Colorado

New era dawns for college tuition

The Colorado legislature this year gave up its direct power to control college and university tuition, but the rates students may pay in the next five years indirectly still will be up to lawmakers.

The Colorado Commission on Higher Education Thursday unanimously approved tuition flexibility plans submitted by six higher education institutions and systems. Five of the plans contain “what-if” scenarios that suggest different levels of tuition increases depending on how much state support the 2011 legislature allocates to higher ed.

So the lower state support is, the more tuition may jump.

A law passed by the 2010 legislature allows college boards of trustees to raise tuition up to 9 percent a year for each of the next five years. (Traditionally, the legislature set tuition increase ceilings in the annual state budget bill.) The new law also allows colleges that want higher rates to ask permission from the CCHE. Those are the plans approved by the commission Thursday.

The commission votes don’t set future tuition rates, nor have any colleges and universities made official tuition decisions for 2011-12. The commission merely gave institutions authority to raise tuition more than 9 percent, and individual college boards won’t set actual 2011-12 tuition until next May or June.

“Nobody wants these tuition increases. What we have tried to do is set up a mechanism for colleges to respond if they have to,” said Rick Munn, director of the Department of Higher Education.

Gov. Bill Ritter has proposed $555 million in state support for higher ed in 2011-12, so that’s the base against which colleges have calculated their what-if tuition plans (see this story for background). Of course, that amount may change depending on state revenues, the proposals of the incoming Hickenlooper administration and, ultimately, the decisions of the legislature.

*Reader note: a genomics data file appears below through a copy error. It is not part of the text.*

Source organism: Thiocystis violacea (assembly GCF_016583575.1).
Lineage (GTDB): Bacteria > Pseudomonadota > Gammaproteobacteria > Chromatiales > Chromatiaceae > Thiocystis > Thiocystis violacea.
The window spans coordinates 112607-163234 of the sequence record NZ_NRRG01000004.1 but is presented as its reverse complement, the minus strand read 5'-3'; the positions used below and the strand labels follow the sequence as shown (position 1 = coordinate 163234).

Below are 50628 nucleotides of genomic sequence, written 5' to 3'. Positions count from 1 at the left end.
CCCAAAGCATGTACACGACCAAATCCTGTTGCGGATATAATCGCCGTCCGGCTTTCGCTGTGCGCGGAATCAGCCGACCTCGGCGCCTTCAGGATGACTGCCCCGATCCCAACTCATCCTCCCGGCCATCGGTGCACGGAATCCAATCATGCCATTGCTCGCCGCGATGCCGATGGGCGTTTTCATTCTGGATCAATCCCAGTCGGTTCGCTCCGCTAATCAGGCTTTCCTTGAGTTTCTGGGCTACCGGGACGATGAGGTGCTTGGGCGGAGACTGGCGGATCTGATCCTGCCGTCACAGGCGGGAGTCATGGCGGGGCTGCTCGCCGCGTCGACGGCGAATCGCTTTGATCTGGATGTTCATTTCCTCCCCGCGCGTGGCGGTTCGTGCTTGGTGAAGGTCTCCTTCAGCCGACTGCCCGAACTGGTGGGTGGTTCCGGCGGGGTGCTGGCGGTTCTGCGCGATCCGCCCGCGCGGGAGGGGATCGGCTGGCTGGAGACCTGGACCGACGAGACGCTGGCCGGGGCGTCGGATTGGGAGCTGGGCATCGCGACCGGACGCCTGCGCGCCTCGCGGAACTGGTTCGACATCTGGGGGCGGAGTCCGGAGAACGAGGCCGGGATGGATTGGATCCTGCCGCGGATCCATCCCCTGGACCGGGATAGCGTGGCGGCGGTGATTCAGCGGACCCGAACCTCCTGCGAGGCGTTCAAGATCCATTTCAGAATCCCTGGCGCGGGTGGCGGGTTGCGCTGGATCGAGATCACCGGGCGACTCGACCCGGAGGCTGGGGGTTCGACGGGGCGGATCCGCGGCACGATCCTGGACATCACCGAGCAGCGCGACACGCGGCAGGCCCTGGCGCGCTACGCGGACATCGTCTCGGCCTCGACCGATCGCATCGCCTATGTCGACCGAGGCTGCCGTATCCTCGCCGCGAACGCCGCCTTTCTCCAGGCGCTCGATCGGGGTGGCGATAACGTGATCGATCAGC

At a previous meeting, the commission approved flexibility plans for the Colorado State University System, Metro State College and Fort Lewis College (see this story for details). The Colorado School of Mines chose not to file an application.

The flexibility law requires colleges to have plans to maintain affordability for low- and middle-income students. While institutions have proposed a wide variety of affordability strategies, a common tactic is to earmark percentages of increased tuition revenue for financial aid and for student counseling and retention programs.

The plans are a sign of the accelerating shift towards state college pricing models that look more like those of private colleges – higher tuition, different tuition rates for different programs depending on cost and student demand and more individually tailored financial aid based on the needs of individual students.

Here are highlights of the flexibility requests approved Thursday:

University of Colorado System – The university won’t raise undergraduate resident tuition more than 9 percent if currently proposed levels of state aid for 2011-12 are approved. At a lower level of state funding, CU would raise tuition up to 9.5 percent. The system did not request permission for increases above 9 percent in budget years 2012-13 through 2015-16.

Community College System – The system won’t raise tuition more than 9 percent if state funding is approved at forecast levels, but it may raise 2011-12 tuition by 15.7 percent if state aid is 10 percent below what has been proposed. Also, depending on state support, the system wants the flexibility to raise tuition between 10.8 and 12.7 percent in 2012-13.